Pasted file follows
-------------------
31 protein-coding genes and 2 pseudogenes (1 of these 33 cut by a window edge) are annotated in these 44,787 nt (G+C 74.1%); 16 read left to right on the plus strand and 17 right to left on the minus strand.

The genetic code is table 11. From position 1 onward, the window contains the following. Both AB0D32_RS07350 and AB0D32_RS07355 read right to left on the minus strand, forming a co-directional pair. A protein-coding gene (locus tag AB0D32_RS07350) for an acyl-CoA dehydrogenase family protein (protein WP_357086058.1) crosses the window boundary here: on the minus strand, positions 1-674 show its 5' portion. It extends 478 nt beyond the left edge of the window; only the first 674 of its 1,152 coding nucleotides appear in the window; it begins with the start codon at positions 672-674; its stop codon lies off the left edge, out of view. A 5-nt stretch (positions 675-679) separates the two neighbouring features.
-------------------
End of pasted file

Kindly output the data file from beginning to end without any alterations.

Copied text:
31 protein-coding genes and 2 pseudogenes (1 of these 33 cut by a window edge) are annotated in these 44,787 nt (G+C 74.1%); 16 read left to right on the plus strand and 17 right to left on the minus strand.

The genetic code is table 11. From position 1 onward, the window contains the following. Both AB0D32_RS07350 and AB0D32_RS07355 read right to left on the minus strand, forming a co-directional pair. A protein-coding gene (locus tag AB0D32_RS07350) for an acyl-CoA dehydrogenase family protein (protein WP_357086058.1) crosses the window boundary here: on the minus strand, positions 1-674 show its 5' portion. It extends 478 nt beyond the left edge of the window; only the first 674 of its 1,152 coding nucleotides appear in the window; it begins with the start codon at positions 672-674; its stop codon lies off the left edge, out of view. A 5-nt stretch (positions 675-679) separates the two neighbouring features.